Inspired by Cornish Pasties, this savory herbed beef pasty recipe features meat and vegetables in a flaky, buttery crust. It’s the perfect hand-held portable meal, and is surprisingly easy to make!
There are some TV shows that I just don’t expect to get into.
Gotham was like that for me (Batman really isn’t my thing, but oddly enough I felt compelled to not miss an episode), and Downton Abbey was as well.
A couple years ago, a friend first recommended Downton Abbey to me. She summed it up as a glimpse into the life of people living and working on an estate in the English countryside in the first half of the 1900’s. She laughed as she assured me that it was a lot more interesting than it sounds.
And she was completely right.
It’s hard to put into words what it is about Downton Abbey, but that show is seriously addictive. Maybe it’s the costumes that were à la mode back in the day. Or maybe it’s the setting. (Who wouldn’t want the chance to snoop around a huge manor and visually take in the breathtaking English countryside?) Or it could be the fancy accents, the complex character development, or even the food. (Mrs. Patmore looks to be one heck of a cook!)
Whatever it is, if you’re anything like me, you’ll be hooked by the end of the first episode you watch. With the 5th season airing on Sunday, I had to make some British fare to celebrate!
What is a Cornish Pasty?
Cornish Pasties are basically hand-held meat pies.
The typical meat and vegetable filling usually contains beef, potato, swede (aka rutabaga), and onion. It’s seasoned with salt and pepper and cooked in a shortcrust pastry. The raw filling (yes, raw meat!) is placed in the center of a raw pastry circle. The dough is folded over, wrapping the filling, and the edge is crimped to seal the pasty.
As the story goes, they were a hearty, portable, and cheap lunch for mine workers in Cornwall, England. Pasties were eaten by the poor working class, so they’re something you’d find in the servants’ hall downstairs rather than the family’s dining room on Downton Abbey. But they are absolutely delicious and pretty perfect for munching on while watching TV. (You can read more about pasties on Wikipedia.)
The European Union awarded the Cornish Pasty “protected geographical indication” status. Meaning, only pasties prepared in Cornwall using the traditional recipe can be called Cornish Pasties. Read more about authentic Cornish Pasties here.
That’s why I don’t call this beef pasty recipe Cornish Pasties. But perhaps one day I’ll day to Cornwall and make this pasty recipe there!
Traditional Cornish Pasties and a Few Non-Traditional Pasty Fillings
The first time I had pasties was in London, so I was lucky to get to enjoy authentic Cornish Pasties.
I sampled a traditional pasty with beef, potato, and onion simply seasoned with salt and pepper in a gorgeously golden pastry.
I also tried a couple modern flavors: a Chicken Tikka Masala Pasty, as well as a bite of my friend’s Philly Cheesesteak Pasty, and a bite of another friend’s Potato Leek Pasty.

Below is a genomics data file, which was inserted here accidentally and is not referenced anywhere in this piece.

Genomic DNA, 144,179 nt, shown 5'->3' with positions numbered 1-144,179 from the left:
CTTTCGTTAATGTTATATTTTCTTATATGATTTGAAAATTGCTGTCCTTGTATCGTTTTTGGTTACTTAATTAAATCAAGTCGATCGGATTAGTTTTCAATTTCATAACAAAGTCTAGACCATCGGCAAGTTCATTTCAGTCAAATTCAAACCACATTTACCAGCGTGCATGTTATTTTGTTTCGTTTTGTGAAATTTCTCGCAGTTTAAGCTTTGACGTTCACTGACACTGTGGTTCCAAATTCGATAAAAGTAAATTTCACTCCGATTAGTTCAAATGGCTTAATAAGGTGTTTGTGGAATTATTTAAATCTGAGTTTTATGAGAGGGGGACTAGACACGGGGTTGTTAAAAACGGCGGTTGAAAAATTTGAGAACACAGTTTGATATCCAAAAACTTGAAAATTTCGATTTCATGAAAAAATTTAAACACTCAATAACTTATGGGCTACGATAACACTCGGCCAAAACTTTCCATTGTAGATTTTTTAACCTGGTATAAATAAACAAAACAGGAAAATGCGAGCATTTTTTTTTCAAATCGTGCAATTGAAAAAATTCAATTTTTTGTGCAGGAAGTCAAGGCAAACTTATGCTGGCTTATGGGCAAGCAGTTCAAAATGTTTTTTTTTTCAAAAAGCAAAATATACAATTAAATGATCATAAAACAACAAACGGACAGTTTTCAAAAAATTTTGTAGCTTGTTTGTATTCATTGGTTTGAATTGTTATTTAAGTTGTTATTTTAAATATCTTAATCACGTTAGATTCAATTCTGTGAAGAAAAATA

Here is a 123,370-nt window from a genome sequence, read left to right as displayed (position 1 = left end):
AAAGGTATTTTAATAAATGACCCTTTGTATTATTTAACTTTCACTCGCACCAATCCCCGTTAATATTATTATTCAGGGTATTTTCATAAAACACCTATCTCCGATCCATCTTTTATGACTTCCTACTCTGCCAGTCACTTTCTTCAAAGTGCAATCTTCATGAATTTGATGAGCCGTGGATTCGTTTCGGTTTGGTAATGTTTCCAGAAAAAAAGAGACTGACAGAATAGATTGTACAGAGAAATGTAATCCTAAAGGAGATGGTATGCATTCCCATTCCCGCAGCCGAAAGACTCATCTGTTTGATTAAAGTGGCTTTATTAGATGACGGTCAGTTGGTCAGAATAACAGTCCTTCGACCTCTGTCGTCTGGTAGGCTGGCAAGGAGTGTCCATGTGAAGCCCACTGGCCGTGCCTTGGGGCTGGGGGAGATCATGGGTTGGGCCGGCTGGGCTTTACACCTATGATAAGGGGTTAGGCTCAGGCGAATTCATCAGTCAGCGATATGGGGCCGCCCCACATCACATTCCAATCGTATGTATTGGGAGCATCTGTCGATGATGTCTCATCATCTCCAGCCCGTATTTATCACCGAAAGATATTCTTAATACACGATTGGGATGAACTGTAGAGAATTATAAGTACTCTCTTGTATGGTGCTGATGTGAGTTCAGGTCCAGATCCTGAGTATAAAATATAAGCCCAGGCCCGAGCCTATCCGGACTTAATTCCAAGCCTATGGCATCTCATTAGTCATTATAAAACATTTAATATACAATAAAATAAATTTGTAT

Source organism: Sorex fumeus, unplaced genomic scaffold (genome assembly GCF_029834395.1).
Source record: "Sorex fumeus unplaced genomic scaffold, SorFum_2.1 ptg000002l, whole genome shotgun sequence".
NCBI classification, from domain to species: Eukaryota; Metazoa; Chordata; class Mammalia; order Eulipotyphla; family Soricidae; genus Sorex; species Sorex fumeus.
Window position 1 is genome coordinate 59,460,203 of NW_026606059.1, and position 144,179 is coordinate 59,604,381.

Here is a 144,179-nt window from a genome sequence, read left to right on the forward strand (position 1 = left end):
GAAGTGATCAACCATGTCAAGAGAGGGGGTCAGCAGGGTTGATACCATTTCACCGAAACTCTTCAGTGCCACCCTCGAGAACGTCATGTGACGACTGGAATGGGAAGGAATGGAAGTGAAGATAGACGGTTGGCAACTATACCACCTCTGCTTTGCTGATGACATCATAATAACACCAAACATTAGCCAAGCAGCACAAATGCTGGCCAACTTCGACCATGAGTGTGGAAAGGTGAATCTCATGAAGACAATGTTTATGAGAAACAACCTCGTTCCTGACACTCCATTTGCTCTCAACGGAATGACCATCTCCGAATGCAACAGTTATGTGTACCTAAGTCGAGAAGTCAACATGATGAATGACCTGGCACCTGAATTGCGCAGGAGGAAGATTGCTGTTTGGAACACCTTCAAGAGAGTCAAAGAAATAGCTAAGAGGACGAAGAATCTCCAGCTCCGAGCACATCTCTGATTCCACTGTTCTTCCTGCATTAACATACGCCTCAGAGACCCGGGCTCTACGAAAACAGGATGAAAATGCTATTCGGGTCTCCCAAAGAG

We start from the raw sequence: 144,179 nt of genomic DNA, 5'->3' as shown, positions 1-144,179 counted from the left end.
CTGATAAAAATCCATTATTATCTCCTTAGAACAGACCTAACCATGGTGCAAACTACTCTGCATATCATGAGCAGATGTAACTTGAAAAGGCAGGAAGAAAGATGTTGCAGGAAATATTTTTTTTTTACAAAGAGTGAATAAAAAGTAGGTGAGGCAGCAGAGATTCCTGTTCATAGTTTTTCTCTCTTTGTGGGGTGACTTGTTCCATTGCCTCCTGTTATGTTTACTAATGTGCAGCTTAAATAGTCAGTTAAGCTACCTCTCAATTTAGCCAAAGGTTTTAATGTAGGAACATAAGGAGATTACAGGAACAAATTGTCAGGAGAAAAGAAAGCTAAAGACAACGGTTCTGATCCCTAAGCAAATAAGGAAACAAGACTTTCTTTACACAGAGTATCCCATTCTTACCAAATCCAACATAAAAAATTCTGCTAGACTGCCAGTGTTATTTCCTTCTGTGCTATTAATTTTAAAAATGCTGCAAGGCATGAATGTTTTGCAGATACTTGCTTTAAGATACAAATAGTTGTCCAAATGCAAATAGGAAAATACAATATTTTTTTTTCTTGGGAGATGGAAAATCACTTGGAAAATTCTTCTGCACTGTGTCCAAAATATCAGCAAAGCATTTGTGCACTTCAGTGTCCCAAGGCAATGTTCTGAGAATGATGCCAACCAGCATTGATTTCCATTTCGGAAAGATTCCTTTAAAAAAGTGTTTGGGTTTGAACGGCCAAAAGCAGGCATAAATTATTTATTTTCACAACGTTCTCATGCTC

As you can imagine, no matter the filling, pasties are wonderful comfort food.
What Type of Pastry Are Pasties Traditionally Made From?
According to the Cornish Pasty Association, traditional Cornish Pasties have a shortcrust pastry that’s made with a combination of lard and butter.
For this pasty pastry recipe, we use all-butter for rich flavor.
The Simple Beef Pasty Recipe You Will Want to Make on Repeat
I’m not saying that this beef pasty recipe is authentic. For starters, we aren’t making our pasties in Cornwall! But it sure is delicious, and easier to make than you might think.
I don’t eat pork products, so I skipped the lard in the shortcrust and made an all-butter pastry crust. The flaky golden butter shortcrust encompassing the savory filling is absolute perfection!
For the filling in this beef pasty recipe, in addition to beef and onion, I added carrot, parsnip, fresh rosemary, fresh thyme, and Worcestershire sauce for seasoning. (I love the flavor of Worcestershire in beef pasties!)
As long as you keep the amounts the same, you can swap out the carrot and parsnip for any veggies you like, such as turnip or potato. I find that root vegetables work particularly well here.
Ingredients in Meat Pasties
All-Butter Shortcrust Pasty Dough Ingredients:
- All-purpose flour – this flour is the perfect base for pasty pastry dough
- Salt – to season the shortcrust dough
- Unsalted butter – adds rich flavor and flaky texture to pastry dough
- Ice water – the water needs to be very cold so it doesn’t melt the bits of butter; the small pieces of cold butter create steam when the pasties are baked, and the steam creates flaky layers in the crust
Ingredients in Vegetable Beef Pasty Filling:
- Raw beef steak – I like to use a tender steak that doesn’t need a low and slow cooking process, and I find that sirloin works well; trim off the fat and cut the steak into 1/4-inch cubes because that’s the perfect size for meat pasty filling
- Carrot and parsnip – these root vegetables work well as a filling for savory pasties; you can swap out the same amount for potato and/or rutabaga if you prefer
- Onion – don’t skip the onion here, it adds great savory flavor and aroma
- Fresh rosemary and thyme – fresh herbs elevate the flavors of this rich savory meat pie
- Worcestershire sauce – for complexity and depth of flavor
- Salt and black pepper – to season the pasties
- Egg beaten with water – this creates an eggwash to brush on top of the pastries, which helps make them a gorgeous golden color
How to Make Pasties with Beef
Step 1: Make the Pasty Dough:
Pulse together the flour and salt in a food processor. Add the butter and pulse until it looks like coarse meal (the pieces of butter should be about the size of small peas). Alternatively, you can make the dough without a food processor. To do so, whisk the flour and salt together in a large bowl, then cut in the butter with a pastry cutter or a fork until it looks like coarse meal.
Transfer the dough from the food processor to a large bowl. Add 1 tablespoon water at a time, working the dough together with your fingertips just until it comes together, and only adding enough water so the dough comes together when you squeeze it.
Divide the dough into 8 equal pieces and place them in a large bowl, cover with plastic wrap, and refrigerate until chilled, about 30 minutes.
Step 2: Make the Filling:
While the pastry dough chills, stir together all filling ingredients in a large bowl; set aside.
Note that the beef steak is raw!
Step 3: Assemble the Pasties:
Preheat the oven to 400F. Line 2 large baking sheets with parchment paper or silpat liners.
Working with 1 ball of dough at a time, roll it out on a floured surface to a circle about 8 inches in diameter. Use a plate as a guide to trim the edges so you have a perfect circle.
Spoon about 1/2 cup of filling into the center of the dough; lightly brush the edge of the dough with eggwash. Fold both sides of dough up over the filling and crimp the edges together in the center of to form a tight seal.